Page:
5 stars “I have read literally thousands of Regencys [sic]. I LOVED this book!!”
Here’s a differing opinion:
2 stars “The book is lively enough, but this is not a Regency novel. Come on, did the author read Pride and Prejudice?”
The second reviewer has mistaken Classical Regency Fiction for Regency Historicals, but I’ll bet my Grandmother’s shortbread recipe, the reviewer doesn’t care.
A quick aside here: Jane Austen was not the Regency Romance pioneer. She wrote contemporaries. Georgette Heyer, however, is considered the original Regency Romance author.
Most of my books push the bounds of the strict Regency Era. They are either set outside the nine-year time frame, or a portion of the book takes place in a setting other than England.
Virtue and Valor (Highland Heather Romancing a Scot Series, Book 2) only has one chapter set in England. The rest takes place in Scotland, though the year is 1818. The first book in the series, Triumph and Treasure, actually begins in America, as does the first book in my Castle Brides Series, Highlander’s Hope.
Two of my novellas, Bride of Falcon and A Kiss for Miss Kingsley are Traditional Regencies. The entire story takes place in London and other than kissing (and perhaps a naughty thought or two!) the stories are sweet.
For a limited time, A Kiss for Miss Kingsley is available for FREE at all major eBook retailers.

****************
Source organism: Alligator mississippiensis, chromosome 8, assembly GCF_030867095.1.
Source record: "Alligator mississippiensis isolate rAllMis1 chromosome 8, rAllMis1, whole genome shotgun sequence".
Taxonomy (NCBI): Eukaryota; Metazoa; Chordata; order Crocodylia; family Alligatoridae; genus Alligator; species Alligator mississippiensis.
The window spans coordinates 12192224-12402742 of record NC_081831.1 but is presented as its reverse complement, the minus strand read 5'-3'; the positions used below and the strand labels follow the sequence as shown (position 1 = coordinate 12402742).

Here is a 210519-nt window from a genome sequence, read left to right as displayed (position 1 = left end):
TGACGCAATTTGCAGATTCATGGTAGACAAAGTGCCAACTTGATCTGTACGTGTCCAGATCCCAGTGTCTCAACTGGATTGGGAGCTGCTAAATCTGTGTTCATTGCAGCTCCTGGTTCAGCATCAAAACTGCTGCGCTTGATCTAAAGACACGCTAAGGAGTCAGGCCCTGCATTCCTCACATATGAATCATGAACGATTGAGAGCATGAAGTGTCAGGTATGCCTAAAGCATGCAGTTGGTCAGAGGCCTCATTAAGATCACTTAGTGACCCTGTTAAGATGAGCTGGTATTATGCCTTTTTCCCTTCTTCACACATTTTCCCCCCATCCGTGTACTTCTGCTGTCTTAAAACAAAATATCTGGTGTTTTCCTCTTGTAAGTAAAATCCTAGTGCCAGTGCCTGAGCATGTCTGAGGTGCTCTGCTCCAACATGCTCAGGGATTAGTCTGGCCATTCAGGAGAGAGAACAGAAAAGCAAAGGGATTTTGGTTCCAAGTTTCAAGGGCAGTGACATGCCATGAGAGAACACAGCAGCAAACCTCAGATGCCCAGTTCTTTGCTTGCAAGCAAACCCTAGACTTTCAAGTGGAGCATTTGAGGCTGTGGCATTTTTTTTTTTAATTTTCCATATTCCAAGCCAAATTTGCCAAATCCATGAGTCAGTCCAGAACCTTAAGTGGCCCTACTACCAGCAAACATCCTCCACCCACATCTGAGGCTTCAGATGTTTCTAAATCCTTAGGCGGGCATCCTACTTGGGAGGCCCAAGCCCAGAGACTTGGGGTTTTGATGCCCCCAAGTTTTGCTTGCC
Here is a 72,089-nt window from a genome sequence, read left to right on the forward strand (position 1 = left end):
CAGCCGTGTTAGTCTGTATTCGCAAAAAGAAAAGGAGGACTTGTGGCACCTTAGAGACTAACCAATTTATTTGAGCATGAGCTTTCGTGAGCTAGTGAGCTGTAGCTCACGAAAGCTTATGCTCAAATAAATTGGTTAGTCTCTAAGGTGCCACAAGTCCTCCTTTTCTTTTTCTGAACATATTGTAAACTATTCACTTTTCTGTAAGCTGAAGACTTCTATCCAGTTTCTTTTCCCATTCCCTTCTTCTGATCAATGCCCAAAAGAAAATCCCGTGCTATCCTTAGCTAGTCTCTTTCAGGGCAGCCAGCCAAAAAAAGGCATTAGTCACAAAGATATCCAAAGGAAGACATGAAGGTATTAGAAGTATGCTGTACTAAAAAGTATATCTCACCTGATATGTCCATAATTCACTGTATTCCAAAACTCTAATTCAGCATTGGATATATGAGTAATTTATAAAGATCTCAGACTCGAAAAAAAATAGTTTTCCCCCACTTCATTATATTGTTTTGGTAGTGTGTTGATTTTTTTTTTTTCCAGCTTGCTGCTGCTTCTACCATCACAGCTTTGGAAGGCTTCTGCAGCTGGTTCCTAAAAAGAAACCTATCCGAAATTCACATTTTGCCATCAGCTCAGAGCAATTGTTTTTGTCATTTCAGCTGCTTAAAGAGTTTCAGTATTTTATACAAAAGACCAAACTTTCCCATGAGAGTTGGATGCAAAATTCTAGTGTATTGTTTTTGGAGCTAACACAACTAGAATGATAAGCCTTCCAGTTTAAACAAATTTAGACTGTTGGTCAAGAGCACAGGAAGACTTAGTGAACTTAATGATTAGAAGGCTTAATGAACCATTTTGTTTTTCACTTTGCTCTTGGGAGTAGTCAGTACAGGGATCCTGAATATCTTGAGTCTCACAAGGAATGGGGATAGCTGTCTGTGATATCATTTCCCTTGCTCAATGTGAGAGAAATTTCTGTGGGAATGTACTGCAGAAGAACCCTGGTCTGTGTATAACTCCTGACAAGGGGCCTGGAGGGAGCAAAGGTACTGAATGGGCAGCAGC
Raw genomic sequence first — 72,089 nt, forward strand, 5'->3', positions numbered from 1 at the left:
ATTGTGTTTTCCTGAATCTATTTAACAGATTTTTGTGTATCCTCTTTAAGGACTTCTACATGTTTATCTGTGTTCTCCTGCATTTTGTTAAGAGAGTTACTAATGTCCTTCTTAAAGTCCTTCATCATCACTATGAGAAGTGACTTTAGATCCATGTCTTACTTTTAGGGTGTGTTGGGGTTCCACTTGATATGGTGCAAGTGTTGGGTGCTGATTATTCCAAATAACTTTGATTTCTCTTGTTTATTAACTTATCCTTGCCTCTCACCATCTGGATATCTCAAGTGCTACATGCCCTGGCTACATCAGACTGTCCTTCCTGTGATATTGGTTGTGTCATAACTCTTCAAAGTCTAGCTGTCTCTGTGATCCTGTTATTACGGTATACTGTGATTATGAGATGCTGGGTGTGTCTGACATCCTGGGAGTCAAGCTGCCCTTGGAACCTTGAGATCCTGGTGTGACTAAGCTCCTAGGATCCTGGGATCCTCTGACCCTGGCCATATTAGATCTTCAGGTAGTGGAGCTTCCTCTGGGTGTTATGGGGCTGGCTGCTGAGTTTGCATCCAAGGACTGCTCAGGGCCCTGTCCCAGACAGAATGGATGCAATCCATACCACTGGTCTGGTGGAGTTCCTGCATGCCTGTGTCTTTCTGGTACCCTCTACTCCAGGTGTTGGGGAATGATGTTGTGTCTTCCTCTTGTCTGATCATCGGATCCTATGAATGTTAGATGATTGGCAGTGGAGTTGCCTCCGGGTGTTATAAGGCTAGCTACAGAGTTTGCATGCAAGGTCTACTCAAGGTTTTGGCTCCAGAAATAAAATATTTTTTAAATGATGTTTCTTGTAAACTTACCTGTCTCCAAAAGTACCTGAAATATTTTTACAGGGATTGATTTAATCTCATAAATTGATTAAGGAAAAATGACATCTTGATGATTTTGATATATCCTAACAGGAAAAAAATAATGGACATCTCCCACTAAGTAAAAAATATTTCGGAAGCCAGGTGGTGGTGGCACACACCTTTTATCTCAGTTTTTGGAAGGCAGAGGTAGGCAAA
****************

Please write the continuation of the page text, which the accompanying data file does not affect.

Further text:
All the required elements for a completely wonderful historical romance. .. truly sigh-worthy…” ~Janice Hougland
Olivia Kingsley didn’t expect to fall in love and receive a secret marriage proposal two weeks into her first Season. However, one dance with Allen Wimpleton, heir to a viscountcy, and her fate is sealed. Or so she thinks until her eccentric and ailing father, unaware of Allen’s proposal, announces he’s moving the family to the Caribbean for a year. … In two days.
Allen begs Olivia to elope to Scotland, knowing her father will refuse his offer of marriage after such a brief acquaintance with Olivia. Having recently lost her mother, and fearing for her father’s health, she refuses, pleading with Allen to wait for her until she returns to England. Angry at her hesitancy, and unaware of her father’s ill health, Allen demands she choose—him or her father.
Heartbroken at his callousness, but thankful he’s revealed his true nature before she married him, Olivia turns her back on their love. The year becomes three, enough time for her broken heart to heal, and after her father dies, Olivia returns to England. Coming face to face with Allen, she realizes she never purged him from her heart and once again the flames of love ignite, but is it too late? Does Olivia have any hope of winning Allen’s heart once more, or has he found
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I’m curious if you agree with the five types of Regency Romances. Do you think there should be other types? Fewer? How does a reader know the difference?